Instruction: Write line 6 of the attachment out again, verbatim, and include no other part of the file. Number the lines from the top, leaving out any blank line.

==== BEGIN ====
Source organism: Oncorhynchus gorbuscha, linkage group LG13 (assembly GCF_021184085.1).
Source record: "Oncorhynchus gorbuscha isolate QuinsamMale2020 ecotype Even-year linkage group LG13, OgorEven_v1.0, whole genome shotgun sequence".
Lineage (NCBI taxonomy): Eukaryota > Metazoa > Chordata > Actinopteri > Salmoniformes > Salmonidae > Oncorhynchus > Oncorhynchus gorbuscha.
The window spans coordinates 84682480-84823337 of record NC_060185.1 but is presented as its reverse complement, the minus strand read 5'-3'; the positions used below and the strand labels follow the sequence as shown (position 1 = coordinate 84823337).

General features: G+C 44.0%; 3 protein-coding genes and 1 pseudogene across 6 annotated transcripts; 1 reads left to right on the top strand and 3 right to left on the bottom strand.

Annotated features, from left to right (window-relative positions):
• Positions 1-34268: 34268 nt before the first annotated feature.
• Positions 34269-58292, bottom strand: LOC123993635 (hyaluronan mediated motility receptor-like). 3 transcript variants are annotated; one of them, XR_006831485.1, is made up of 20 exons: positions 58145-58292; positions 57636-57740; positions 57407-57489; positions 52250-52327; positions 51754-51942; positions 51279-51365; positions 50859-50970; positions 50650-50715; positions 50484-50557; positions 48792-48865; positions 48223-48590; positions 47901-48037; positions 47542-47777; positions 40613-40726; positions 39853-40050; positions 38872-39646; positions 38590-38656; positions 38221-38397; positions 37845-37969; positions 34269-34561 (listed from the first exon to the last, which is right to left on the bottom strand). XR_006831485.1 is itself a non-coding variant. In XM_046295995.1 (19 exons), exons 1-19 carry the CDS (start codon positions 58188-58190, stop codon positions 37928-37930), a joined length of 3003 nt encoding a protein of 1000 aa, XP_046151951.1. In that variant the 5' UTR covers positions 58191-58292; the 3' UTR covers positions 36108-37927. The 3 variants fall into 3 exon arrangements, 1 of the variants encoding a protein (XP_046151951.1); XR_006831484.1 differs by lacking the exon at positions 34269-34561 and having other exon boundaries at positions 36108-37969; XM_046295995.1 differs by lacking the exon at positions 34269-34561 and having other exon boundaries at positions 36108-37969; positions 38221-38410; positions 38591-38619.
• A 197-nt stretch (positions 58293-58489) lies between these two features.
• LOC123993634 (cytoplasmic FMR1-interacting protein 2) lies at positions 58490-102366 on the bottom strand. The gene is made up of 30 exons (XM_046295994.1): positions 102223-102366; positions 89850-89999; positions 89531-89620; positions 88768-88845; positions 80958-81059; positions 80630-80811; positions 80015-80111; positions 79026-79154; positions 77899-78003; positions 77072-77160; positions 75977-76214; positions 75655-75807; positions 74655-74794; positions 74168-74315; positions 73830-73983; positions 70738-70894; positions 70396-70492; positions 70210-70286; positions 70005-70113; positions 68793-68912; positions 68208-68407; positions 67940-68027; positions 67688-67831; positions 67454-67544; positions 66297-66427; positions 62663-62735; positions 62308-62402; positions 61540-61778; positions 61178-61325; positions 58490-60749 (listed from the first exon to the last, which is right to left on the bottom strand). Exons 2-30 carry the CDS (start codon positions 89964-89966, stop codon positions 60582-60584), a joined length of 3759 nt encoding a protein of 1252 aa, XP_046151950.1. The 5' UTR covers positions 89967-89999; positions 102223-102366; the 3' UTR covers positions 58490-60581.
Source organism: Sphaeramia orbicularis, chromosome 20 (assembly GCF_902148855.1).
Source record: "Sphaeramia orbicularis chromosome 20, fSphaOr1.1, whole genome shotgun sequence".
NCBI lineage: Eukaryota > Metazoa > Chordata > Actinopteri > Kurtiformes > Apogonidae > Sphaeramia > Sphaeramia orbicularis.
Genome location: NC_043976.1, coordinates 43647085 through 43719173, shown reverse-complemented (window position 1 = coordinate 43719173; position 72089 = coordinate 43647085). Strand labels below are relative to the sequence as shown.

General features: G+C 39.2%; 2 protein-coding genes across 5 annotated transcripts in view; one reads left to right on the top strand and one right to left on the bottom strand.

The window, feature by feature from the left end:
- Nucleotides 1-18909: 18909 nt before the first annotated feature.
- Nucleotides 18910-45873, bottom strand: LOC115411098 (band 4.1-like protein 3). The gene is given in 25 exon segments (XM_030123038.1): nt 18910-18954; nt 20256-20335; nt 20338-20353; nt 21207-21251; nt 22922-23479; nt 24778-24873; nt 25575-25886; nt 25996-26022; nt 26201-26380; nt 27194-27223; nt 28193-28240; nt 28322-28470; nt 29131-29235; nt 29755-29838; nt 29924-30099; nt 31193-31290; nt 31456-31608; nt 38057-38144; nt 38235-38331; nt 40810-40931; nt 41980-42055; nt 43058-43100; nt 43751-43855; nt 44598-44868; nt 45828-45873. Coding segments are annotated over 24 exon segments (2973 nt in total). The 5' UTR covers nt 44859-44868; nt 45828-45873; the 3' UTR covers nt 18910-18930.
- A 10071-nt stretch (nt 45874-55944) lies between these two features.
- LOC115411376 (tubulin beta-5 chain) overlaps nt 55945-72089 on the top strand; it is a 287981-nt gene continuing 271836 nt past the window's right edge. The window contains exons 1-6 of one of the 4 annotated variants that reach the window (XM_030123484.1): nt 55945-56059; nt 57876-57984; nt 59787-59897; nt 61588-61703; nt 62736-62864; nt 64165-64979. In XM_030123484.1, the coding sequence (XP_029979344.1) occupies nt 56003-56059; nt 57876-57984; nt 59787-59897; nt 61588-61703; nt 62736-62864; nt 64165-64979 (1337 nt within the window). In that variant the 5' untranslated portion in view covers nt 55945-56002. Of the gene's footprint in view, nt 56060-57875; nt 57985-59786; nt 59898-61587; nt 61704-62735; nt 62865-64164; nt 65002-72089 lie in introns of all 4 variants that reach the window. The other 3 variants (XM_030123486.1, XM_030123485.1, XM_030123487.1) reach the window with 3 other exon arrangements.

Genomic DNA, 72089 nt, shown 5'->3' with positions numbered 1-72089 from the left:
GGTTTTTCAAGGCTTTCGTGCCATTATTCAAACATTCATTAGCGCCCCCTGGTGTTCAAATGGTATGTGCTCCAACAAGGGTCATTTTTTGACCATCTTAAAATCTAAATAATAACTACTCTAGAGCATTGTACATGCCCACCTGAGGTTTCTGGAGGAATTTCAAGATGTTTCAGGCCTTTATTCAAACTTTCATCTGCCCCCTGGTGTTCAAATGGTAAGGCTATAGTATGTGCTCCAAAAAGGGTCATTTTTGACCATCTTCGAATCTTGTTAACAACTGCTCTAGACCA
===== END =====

Annotated features, from left to right (window-relative positions):